Read More

ICC and ASABE Announce New Landscape Irrigation Sprinkler Standard

Posted by ICC

Nov 4, 2014 11:42:47 AM

The International Code Council (ICC) and the American Society of Agricultural and Biological Engineers (ASABE) announce the release of a new ANSI consensus standard to classify sprinkler and drip irrigation systems, set uniform testing procedures, and establish minimum design and performance requirements for commercial and residential landscape irrigation components.

Read More

Water Conservation by Stormwater Management

Posted by Juliet Grable

Sep 8, 2014 3:18:51 PM

We've let our stormwater get away from us. These water conservation practices can help clean it up and encourage it to stick around.

STORMWATER RUNOFF is rain or snowmelt that flows over the land without percolating into the soil. Stormwater occurs naturally, especially during large rain events, but nature’s sponge—the water-absorbing cover of trees, shrubs and other vegetation hugging our planet—usually takes care of the rest. Unfortunately, we’ve turned our world into a hard place. Paved sidewalks, asphalt parking lots, concrete curbs, streets, driveways, roofs and building facades—all of these impervious surfaces change the natural movement of water over the landscape, and increase the volume, speed and temperature of the runoff.

Read More

A Pool Without Poisons

Posted by Green Builder Staff

Sep 4, 2014 7:41:00 AM

SWIMMING POOLS ARE A PROBLEMATIC REALITY of modern housing. In some regions, a house without a pool will be a tough sell. But conventional pools have many environmental down sides. They require chemicals such as chlorine, which are toxic in their production, and if they're not rainwater fed, huge amounts of treated water from the local utility. Heating and lighting them, of course, also add environmental costs, although there are ways to reduce outdoor lighting costs and use geothermal systems heat pool water.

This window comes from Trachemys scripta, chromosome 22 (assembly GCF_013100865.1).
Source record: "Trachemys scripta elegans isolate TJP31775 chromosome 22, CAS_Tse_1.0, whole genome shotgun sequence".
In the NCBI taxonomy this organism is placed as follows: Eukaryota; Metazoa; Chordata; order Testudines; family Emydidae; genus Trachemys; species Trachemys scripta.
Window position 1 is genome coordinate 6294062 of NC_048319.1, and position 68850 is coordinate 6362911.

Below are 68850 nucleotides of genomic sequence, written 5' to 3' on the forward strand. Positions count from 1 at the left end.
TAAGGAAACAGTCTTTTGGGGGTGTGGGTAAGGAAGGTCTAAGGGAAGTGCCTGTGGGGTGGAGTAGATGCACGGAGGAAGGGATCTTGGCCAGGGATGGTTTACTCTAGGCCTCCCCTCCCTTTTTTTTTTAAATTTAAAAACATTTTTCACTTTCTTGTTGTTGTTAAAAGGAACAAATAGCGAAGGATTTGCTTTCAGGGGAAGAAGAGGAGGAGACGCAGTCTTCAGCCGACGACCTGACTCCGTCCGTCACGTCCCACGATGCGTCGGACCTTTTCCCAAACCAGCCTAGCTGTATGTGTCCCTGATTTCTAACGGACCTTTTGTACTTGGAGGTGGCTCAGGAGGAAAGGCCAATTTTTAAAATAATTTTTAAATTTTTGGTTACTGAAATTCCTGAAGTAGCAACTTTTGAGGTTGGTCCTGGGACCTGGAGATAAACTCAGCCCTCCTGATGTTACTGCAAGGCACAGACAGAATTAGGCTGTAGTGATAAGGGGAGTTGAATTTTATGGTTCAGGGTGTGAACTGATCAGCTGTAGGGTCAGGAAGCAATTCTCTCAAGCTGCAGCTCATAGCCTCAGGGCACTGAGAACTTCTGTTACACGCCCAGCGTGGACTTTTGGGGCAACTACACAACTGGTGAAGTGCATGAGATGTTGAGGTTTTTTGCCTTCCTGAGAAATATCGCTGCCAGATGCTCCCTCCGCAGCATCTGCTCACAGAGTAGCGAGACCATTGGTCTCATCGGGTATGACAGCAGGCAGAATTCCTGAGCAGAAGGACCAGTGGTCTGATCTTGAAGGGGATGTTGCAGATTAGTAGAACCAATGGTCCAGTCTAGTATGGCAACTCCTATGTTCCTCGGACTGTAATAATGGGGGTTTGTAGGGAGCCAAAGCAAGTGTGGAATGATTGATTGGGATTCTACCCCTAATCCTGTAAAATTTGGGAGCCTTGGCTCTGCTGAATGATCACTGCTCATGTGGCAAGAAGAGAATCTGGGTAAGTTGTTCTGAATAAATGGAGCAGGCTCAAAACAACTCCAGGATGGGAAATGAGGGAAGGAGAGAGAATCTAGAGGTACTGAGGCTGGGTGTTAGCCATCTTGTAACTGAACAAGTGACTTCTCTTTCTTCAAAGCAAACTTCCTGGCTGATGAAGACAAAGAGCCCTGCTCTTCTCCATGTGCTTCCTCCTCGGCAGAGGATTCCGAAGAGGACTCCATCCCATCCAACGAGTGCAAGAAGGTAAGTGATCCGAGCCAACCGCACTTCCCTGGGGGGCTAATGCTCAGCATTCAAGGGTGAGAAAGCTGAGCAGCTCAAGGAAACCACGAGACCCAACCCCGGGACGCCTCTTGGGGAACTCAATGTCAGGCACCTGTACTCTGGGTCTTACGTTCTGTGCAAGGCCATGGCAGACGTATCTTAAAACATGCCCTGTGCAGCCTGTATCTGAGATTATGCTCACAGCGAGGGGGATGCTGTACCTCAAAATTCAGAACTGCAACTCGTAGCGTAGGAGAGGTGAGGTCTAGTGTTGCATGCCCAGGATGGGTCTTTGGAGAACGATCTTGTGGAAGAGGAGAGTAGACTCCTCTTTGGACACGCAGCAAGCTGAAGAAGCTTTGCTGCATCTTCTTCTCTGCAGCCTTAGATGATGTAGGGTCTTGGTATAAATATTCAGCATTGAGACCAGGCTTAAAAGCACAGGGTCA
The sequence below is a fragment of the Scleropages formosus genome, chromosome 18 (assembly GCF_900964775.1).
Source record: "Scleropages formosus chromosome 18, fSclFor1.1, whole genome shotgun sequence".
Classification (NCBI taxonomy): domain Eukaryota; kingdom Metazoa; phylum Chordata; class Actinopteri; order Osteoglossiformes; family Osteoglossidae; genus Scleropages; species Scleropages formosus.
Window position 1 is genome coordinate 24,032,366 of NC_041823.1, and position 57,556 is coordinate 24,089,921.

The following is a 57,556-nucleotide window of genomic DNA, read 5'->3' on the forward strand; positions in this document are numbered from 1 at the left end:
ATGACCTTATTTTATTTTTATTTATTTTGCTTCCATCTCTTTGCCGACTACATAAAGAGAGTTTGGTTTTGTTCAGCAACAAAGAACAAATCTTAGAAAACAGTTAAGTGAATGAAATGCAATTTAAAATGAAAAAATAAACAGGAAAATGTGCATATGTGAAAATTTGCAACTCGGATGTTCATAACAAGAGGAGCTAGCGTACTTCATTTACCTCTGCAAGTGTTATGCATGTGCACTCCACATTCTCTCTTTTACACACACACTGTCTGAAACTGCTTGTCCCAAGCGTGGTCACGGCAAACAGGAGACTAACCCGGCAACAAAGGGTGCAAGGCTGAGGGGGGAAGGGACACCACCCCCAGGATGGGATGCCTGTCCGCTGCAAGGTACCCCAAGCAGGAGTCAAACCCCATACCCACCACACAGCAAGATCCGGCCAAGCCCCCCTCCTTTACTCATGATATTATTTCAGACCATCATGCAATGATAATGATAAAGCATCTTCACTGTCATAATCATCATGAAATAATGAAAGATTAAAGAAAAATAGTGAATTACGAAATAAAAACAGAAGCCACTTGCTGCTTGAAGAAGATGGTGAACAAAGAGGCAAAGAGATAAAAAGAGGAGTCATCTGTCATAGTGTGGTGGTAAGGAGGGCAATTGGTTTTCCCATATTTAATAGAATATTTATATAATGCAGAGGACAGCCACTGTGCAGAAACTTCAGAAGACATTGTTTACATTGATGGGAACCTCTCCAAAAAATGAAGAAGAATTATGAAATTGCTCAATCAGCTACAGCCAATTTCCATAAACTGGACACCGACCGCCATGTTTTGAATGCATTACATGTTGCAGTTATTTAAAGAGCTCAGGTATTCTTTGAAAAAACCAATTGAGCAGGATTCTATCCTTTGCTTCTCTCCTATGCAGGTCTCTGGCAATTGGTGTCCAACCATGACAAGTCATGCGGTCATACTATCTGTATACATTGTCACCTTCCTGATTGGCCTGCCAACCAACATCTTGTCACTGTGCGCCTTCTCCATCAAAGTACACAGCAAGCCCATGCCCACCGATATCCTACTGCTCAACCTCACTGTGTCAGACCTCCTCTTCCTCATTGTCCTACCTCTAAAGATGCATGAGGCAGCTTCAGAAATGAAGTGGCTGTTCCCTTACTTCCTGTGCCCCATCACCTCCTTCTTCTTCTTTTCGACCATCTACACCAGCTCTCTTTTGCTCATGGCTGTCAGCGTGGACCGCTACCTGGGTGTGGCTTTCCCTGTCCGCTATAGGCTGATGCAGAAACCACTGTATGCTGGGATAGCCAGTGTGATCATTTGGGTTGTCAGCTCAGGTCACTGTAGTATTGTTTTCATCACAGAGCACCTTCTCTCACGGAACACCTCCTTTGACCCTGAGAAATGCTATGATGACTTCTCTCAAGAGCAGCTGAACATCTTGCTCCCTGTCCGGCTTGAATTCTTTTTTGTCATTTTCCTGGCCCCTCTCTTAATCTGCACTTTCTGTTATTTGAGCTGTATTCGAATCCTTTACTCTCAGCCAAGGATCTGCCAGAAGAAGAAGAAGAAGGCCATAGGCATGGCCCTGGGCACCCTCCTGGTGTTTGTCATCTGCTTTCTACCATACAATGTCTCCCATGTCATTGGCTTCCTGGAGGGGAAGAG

Read More

Front Yard Gardens: Fighting City Hall Pays Off

Posted by Matt Power, Editor-In-Chief

Aug 28, 2014 3:11:00 AM

It's the last resting place of the over-fertilized, over-watered, high maintenance American lawn. But understandably, an increasing number of Americans want that valuable real estate back. They want to build gardens in their front yard.

Read More

Landscaping for Energy Efficiency

Posted by RESNET

Aug 4, 2014 9:08:00 AM

Read More

Historic El Chorro Restaurant Remodels into LEED Gold

Posted by Christina B. Farnsworth

Jul 10, 2014 11:48:00 AM

How does one remodel a treasured historic building without losing its charm? How does one remodel historic buildings into Gold Certified LEED?

Read More

Greening Suburbia

Posted by Green Builder Staff

Jun 20, 2014 2:11:00 PM

  EXCLUSIVE GB INTERVIEW 

Greening Suburbia

Wildlife ecologist Mark Hostetler, maps out how to transition suburbs from treated lawns and invasive plants to oases of biodiversity.

By Green Builder Staff

Read More
facebook twitter youtube linkedin pinterest google
Download Green Builder's Homeowners' Handbook
Green Builder's 2016 Eco-Leaders
Western Window Systems
Homeowner's Guide to Renewable Energy

Add a comment...